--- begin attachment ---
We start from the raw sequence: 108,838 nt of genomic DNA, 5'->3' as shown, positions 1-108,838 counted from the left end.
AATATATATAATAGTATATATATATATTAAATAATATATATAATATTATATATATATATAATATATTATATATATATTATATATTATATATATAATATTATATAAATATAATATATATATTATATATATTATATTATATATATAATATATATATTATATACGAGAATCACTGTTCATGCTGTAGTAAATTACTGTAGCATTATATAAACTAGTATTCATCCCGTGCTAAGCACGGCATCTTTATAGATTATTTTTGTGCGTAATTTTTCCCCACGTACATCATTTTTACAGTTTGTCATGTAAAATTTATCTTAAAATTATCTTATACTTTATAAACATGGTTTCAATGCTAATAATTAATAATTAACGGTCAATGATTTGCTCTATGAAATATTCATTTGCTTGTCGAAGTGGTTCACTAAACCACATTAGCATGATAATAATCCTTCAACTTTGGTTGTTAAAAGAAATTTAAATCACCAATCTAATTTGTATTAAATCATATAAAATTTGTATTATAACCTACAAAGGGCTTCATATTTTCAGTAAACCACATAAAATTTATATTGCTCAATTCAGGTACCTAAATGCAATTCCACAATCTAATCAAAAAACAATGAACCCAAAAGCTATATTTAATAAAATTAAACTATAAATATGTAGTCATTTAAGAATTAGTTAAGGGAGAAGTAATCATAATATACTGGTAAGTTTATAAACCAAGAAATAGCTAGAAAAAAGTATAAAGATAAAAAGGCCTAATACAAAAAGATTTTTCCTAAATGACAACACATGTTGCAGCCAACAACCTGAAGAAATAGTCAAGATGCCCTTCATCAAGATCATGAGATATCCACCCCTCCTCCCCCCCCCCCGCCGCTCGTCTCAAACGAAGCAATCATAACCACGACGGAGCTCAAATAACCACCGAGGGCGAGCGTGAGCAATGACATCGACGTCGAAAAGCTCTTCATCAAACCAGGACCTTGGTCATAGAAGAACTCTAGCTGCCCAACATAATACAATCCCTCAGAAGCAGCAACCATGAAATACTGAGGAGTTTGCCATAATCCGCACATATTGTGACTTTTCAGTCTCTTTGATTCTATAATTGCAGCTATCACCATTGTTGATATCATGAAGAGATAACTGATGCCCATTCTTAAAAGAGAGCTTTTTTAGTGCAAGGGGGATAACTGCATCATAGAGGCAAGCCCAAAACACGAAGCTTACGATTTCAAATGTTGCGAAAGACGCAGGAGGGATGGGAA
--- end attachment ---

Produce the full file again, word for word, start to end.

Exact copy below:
We start from the raw sequence: 108,838 nt of genomic DNA, 5'->3' as shown, positions 1-108,838 counted from the left end.
AATATATATAATAGTATATATATATATTAAATAATATATATAATATTATATATATATATAATATATTATATATATATTATATATTATATATATAATATTATATAAATATAATATATATATTATATATATTATATTATATATATAATATATATATTATATACGAGAATCACTGTTCATGCTGTAGTAAATTACTGTAGCATTATATAAACTAGTATTCATCCCGTGCTAAGCACGGCATCTTTATAGATTATTTTTGTGCGTAATTTTTCCCCACGTACATCATTTTTACAGTTTGTCATGTAAAATTTATCTTAAAATTATCTTATACTTTATAAACATGGTTTCAATGCTAATAATTAATAATTAACGGTCAATGATTTGCTCTATGAAATATTCATTTGCTTGTCGAAGTGGTTCACTAAACCACATTAGCATGATAATAATCCTTCAACTTTGGTTGTTAAAAGAAATTTAAATCACCAATCTAATTTGTATTAAATCATATAAAATTTGTATTATAACCTACAAAGGGCTTCATATTTTCAGTAAACCACATAAAATTTATATTGCTCAATTCAGGTACCTAAATGCAATTCCACAATCTAATCAAAAAACAATGAACCCAAAAGCTATATTTAATAAAATTAAACTATAAATATGTAGTCATTTAAGAATTAGTTAAGGGAGAAGTAATCATAATATACTGGTAAGTTTATAAACCAAGAAATAGCTAGAAAAAAGTATAAAGATAAAAAGGCCTAATACAAAAAGATTTTTCCTAAATGACAACACATGTTGCAGCCAACAACCTGAAGAAATAGTCAAGATGCCCTTCATCAAGATCATGAGATATCCACCCCTCCTCCCCCCCCCCCGCCGCTCGTCTCAAACGAAGCAATCATAACCACGACGGAGCTCAAATAACCACCGAGGGCGAGCGTGAGCAATGACATCGACGTCGAAAAGCTCTTCATCAAACCAGGACCTTGGTCATAGAAGAACTCTAGCTGCCCAACATAATACAATCCCTCAGAAGCAGCAACCATGAAATACTGAGGAGTTTGCCATAATCCGCACATATTGTGACTTTTCAGTCTCTTTGATTCTATAATTGCAGCTATCACCATTGTTGATATCATGAAGAGATAACTGATGCCCATTCTTAAAAGAGAGCTTTTTTAGTGCAAGGGGGATAACTGCATCATAGAGGCAAGCCCAAAACACGAAGCTTACGATTTCAAATGTTGCGAAAGACGCAGGAGGGATGGGAA